Friday, 22 May 2009

How would a "Greed" Tax work?

Europe: The Greediest Corner of Our Planet
By Raphie de Santos

Europe has been officially declared the greediest continent on the planet. A report* published in 2003 showed that Europe had more US dollar ($) millionaires than any of the world’s continents. Europe had 2.6 million (m) such individuals followed by the United States with 2.2m and Asia pacific with 1.8m. These are individuals who have over $1m in liquid wealth – essentially assets that can be disposed of at short notice which excludes homes.

A modest, one-off wealth tax of just 10 per cent on these millionaires would generate a trillion dollars to create eight million jobs across Europe.

Scotland’s share of that tax would amount to £6.5 billion – enough to create and sustain 80,000 jobs over the next three years, with an average annual salary of £25,000.

We could build tens of thousands of new homes to rent and turn empty buildings and homes into social housing. We could reduce class sizes by employing thousands more teachers and learning assistants. We could insulate every home in Scotland.

Call it a ‘Wealth Tax’, call it a ‘Crisis Tax’ – or even call it a ‘Greed Tax’. It would be a mighty step out of recession, paid for by those who caused the crisis.

The one off wealth tax could be repeated with annual tax of 5% on the liquid assets of these millioniares. This would give them 20 years to adjust to a more normal lifestyle!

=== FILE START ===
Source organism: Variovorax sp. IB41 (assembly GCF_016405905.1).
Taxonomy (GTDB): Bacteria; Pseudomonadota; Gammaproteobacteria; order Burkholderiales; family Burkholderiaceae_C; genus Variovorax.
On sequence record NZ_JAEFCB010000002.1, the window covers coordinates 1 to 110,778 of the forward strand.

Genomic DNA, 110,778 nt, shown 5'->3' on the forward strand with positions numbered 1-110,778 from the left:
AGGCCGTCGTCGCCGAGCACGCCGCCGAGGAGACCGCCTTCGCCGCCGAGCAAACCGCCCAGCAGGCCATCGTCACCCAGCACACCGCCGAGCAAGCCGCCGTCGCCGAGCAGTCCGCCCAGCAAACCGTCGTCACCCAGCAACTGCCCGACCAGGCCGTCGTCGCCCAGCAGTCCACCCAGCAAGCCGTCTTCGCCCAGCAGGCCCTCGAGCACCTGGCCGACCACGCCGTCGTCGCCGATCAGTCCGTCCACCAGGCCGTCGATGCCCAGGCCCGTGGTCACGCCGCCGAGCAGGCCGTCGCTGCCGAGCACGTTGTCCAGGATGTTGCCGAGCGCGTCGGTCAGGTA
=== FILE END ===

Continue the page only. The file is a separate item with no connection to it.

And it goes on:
Is such a tax justifiable? Most of this wealth has come from goods and services. These goods and services have been made by the majority of the population with their manual and mental labour. The millionaires can then only make money if we the majority buy these goods and services. Essentially through a greed tax we are only getting our money back.

Of course greed does stop at the super wealthy rich. There has been a massive redistribution of wealth in favour of the top half of society. In the UK the bottom 50% of the population has gone, in three decades, from owning 12% of the liquid wealth to owning 1%!

Tax all household incomes over £50,000 a year at 100%. A fundamental of capitalism is privilege, authority and deference, and behind personal power is economic power. This measure would collapse luxury industries like high fashion, grotesquely expensive restaurants and the market for Mercedes – in other words undermine obscene waste and conspicuous consumption. More rational forms of green consumption would follow.

In the UK the richest 10% of households have an average income of £100,000**. Such a wealth tax would generate an extra £9 billion pounds per year for Scotland. Across Europe this would be a trillion Euros!

In Scotland the extra 9bn is equivalent to a third of the entire Scottish budget for 2009/2010. It could fund a whole new health service for Scotland. Alternatively every year with the money we could build 600 new schools or 150 new hospitals or provide 100,000 extra homes. What we would do with the money would be decided by the needs of the majority of the population in a democratic fashion. It would be a society based on meeting people’s needs and not the obscene greed that we now have.

*World Wealth Report, Merrill Lynch Global Private Client Group New York.
** Office of National Statistics.

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